Evolution of North American mammals across the Paleocene-Eocene boundary
Primary Researcher: Chris Beard
The Paleocene-Eocene boundary, roughly 55.8 million years ago, was an interval of rapid and dramatic global warming that serves as the best analogue currently identified in Earth history for modern climatic changes. Studying how past ecosystems responded to this early Cenozoic episode of global warming therefore has the potential to shed light on future biotic changes caused by the current climatic regime. Moreover, faunal turnover across the Paleocene-Eocene boundary was pronounced, making it a key interval for students of early mammal phylogeny and biogeography.
For more than 20 years, we have been collecting Paleocene and early Eocene mammals and other vertebrates from sites in southwestern Wyoming. These sites include Big Multi Quarry and nearby localities in the vicinity of Bitter Creek (Sweetwater Co.), which now rank as the most diverse and abundant records currently known for the Clarkforkian (latest Paleocene) North American Land Mammal Age. The temporal record of mammal evolution in this part of Wyoming extends back to the early part of the Tiffanian Land Mammal Age (represented by classic sites such as the Bison Basin Saddle and Ledge localities in Fremont Co.) and forward to the early Eocene (represented by newly discovered sites such as the Smiley Draw local fauna in the Great Divide Basin of Sweetwater Co.).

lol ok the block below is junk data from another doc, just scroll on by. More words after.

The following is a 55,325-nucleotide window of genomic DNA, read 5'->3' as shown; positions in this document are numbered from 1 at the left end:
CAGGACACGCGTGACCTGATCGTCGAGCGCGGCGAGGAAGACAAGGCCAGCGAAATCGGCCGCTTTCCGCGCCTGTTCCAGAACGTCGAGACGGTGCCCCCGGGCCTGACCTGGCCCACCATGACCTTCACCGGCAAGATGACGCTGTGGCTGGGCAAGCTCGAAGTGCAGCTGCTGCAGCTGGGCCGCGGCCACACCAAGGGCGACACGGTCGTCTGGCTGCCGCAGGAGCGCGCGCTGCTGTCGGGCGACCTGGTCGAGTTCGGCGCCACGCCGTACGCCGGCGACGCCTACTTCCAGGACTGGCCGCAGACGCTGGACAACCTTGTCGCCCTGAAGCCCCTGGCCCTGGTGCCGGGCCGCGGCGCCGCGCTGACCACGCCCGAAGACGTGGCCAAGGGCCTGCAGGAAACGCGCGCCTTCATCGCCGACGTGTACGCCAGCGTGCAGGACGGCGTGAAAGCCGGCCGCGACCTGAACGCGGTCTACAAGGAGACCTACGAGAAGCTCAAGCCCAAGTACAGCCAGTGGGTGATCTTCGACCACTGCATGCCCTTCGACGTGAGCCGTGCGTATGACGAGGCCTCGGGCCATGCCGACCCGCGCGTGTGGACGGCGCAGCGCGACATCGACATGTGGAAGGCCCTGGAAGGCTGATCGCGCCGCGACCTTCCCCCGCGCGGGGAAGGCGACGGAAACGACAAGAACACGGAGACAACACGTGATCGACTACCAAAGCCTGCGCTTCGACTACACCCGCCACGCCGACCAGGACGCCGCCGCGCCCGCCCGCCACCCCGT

Fieldwork and laboratory studies on North American faunas across the Paleocene-Eocene boundary are undertaken in collaboration with various colleagues and institutions, notably including Dr. Mary Dawson (Carnegie Museum of Natural History), Professor Robert Anemone (University of North Carolina at Greensboro) and Brett Nachman (University of Texas).